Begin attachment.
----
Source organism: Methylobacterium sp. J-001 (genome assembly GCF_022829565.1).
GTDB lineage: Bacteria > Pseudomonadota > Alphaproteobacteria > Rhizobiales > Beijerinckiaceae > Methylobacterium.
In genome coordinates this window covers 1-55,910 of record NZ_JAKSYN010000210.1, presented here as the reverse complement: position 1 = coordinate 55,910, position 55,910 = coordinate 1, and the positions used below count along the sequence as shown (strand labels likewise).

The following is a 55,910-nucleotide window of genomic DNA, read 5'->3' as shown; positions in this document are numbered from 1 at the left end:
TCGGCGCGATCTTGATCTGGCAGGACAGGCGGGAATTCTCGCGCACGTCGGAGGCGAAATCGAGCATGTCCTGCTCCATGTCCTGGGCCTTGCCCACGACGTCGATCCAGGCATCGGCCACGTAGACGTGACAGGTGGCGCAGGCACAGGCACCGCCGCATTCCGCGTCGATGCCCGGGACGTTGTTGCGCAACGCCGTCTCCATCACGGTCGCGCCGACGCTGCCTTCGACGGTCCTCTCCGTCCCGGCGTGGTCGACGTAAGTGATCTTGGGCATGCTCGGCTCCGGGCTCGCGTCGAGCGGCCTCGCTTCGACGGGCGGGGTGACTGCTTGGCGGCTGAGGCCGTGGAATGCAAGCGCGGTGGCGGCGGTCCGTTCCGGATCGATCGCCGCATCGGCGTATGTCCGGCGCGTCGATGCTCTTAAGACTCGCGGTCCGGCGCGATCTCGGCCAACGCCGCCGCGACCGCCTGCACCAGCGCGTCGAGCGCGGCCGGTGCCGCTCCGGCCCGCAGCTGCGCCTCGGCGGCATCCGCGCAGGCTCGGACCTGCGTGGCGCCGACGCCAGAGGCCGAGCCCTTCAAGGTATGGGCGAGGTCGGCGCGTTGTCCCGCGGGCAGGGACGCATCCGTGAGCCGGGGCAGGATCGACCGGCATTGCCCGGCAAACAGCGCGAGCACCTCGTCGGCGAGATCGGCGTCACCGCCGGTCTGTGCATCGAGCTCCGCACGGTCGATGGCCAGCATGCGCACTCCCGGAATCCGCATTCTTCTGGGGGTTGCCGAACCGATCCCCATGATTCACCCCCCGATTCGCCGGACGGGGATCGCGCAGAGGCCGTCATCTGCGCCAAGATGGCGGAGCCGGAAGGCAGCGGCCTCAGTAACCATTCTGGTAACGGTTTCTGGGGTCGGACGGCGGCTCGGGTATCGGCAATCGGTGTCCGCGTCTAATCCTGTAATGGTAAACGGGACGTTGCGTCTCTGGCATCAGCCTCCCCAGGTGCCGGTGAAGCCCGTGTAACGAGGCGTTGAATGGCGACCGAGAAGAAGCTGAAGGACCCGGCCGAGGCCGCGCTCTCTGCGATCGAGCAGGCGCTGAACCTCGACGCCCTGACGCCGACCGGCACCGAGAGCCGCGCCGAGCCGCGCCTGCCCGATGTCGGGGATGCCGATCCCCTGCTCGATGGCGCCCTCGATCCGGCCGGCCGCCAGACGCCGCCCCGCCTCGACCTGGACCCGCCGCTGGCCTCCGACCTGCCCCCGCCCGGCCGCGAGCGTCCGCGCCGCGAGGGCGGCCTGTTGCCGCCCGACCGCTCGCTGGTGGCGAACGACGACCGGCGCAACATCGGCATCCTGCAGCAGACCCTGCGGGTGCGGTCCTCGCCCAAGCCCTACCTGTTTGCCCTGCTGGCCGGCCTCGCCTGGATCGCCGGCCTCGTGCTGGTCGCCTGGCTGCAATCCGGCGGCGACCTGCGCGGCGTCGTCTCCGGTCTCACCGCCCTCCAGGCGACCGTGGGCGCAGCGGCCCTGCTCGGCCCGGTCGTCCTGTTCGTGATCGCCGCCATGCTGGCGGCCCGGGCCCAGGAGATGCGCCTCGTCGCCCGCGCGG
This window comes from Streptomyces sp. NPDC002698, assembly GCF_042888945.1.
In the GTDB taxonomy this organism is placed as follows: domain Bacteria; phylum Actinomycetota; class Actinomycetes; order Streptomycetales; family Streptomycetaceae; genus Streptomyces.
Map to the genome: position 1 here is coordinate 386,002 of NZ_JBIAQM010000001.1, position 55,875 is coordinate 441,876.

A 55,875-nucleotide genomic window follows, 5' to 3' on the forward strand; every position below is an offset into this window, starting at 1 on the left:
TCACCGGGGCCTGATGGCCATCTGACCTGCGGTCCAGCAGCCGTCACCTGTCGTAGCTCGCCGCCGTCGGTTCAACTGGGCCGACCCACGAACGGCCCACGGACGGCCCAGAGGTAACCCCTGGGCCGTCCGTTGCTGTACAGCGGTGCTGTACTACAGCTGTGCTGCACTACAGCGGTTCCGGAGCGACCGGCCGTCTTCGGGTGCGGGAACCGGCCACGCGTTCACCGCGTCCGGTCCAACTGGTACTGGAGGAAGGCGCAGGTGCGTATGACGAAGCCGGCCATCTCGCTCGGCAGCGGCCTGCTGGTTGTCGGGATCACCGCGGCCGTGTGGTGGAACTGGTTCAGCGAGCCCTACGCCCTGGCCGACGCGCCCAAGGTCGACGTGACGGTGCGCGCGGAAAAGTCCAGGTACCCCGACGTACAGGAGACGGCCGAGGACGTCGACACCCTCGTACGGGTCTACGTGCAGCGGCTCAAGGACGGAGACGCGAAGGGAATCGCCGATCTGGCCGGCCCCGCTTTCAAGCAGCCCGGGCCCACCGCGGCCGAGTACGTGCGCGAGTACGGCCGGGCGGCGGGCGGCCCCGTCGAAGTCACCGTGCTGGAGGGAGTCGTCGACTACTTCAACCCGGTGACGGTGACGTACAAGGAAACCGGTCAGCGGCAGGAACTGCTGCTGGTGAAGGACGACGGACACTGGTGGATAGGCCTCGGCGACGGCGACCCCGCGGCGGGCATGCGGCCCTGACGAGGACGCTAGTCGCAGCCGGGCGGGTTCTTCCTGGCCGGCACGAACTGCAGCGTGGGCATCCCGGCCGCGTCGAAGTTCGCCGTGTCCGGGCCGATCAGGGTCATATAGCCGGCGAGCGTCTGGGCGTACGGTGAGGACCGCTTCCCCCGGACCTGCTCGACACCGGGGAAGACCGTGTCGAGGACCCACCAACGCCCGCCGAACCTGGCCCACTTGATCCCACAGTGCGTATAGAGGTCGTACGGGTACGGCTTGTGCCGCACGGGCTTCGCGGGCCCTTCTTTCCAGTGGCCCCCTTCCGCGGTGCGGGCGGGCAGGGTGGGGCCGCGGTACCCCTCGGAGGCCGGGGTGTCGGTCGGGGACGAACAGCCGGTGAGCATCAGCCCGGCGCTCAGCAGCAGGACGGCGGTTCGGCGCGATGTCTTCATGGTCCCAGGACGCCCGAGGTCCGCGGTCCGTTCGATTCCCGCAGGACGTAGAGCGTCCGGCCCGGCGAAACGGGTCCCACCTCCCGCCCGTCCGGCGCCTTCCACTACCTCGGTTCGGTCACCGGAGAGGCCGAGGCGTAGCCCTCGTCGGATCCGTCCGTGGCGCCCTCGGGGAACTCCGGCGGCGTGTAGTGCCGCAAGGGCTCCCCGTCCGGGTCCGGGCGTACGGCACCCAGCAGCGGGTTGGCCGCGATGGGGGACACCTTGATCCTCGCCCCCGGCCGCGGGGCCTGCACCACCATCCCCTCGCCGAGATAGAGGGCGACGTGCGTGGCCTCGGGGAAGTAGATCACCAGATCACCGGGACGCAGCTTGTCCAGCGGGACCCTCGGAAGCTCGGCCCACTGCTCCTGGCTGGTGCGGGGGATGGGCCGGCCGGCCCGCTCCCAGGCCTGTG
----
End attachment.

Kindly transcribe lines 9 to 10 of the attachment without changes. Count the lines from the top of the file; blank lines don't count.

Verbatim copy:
A 55,875-nucleotide genomic window follows, 5' to 3' on the forward strand; every position below is an offset into this window, starting at 1 on the left:
TCACCGGGGCCTGATGGCCATCTGACCTGCGGTCCAGCAGCCGTCACCTGTCGTAGCTCGCCGCCGTCGGTTCAACTGGGCCGACCCACGAACGGCCCACGGACGGCCCAGAGGTAACCCCTGGGCCGTCCGTTGCTGTACAGCGGTGCTGTACTACAGCTGTGCTGCACTACAGCGGTTCCGGAGCGACCGGCCGTCTTCGGGTGCGGGAACCGGCCACGCGTTCACCGCGTCCGGTCCAACTGGTACTGGAGGAAGGCGCAGGTGCGTATGACGAAGCCGGCCATCTCGCTCGGCAGCGGCCTGCTGGTTGTCGGGATCACCGCGGCCGTGTGGTGGAACTGGTTCAGCGAGCCCTACGCCCTGGCCGACGCGCCCAAGGTCGACGTGACGGTGCGCGCGGAAAAGTCCAGGTACCCCGACGTACAGGAGACGGCCGAGGACGTCGACACCCTCGTACGGGTCTACGTGCAGCGGCTCAAGGACGGAGACGCGAAGGGAATCGCCGATCTGGCCGGCCCCGCTTTCAAGCAGCCCGGGCCCACCGCGGCCGAGTACGTGCGCGAGTACGGCCGGGCGGCGGGCGGCCCCGTCGAAGTCACCGTGCTGGAGGGAGTCGTCGACTACTTCAACCCGGTGACGGTGACGTACAAGGAAACCGGTCAGCGGCAGGAACTGCTGCTGGTGAAGGACGACGGACACTGGTGGATAGGCCTCGGCGACGGCGACCCCGCGGCGGGCATGCGGCCCTGACGAGGACGCTAGTCGCAGCCGGGCGGGTTCTTCCTGGCCGGCACGAACTGCAGCGTGGGCATCCCGGCCGCGTCGAAGTTCGCCGTGTCCGGGCCGATCAGGGTCATATAGCCGGCGAGCGTCTGGGCGTACGGTGAGGACCGCTTCCCCCGGACCTGCTCGACACCGGGGAAGACCGTGTCGAGGACCCACCAACGCCCGCCGAACCTGGCCCACTTGATCCCACAGTGCGTATAGAGGTCGTACGGGTACGGCTTGTGCCGCACGGGCTTCGCGGGCCCTTCTTTCCAGTGGCCCCCTTCCGCGGTGCGGGCGGGCAGGGTGGGGCCGCGGTACCCCTCGGAGGCCGGGGTGTCGGTCGGGGACGAACAGCCGGTGAGCATCAGCCCGGCGCTCAGCAGCAGGACGGCGGTTCGGCGCGATGTCTTCATGGTCCCAGGACGCCCGAGGTCCGCGGTCCGTTCGATTCCCGCAGGACGTAGAGCGTCCGGCCCGGCGAAACGGGTCCCACCTCCCGCCCGTCCGGCGCCTTCCACTACCTCGGTTCGGTCACCGGAGAGGCCGAGGCGTAGCCCTCGTCGGATCCGTCCGTGGCGCCCTCGGGGAACTCCGGCGGCGTGTAGTGCCGCAAGGGCTCCCCGTCCGGGTCCGGGCGTACGGCACCCAGCAGCGGGTTGGCCGCGATGGGGGACACCTTGATCCTCGCCCCCGGCCGCGGGGCCTGCACCACCATCCCCTCGCCGAGATAGAGGGCGACGTGCGTGGCCTCGGGGAAGTAGATCACCAGATCACCGGGACGCAGCTTGTCCAGCGGGACCCTCGGAAGCTCGGCCCACTGCTCCTGGCTGGTGCGGGGGATGGGCCGGCCGGCCCGCTCCCAGGCCTGTG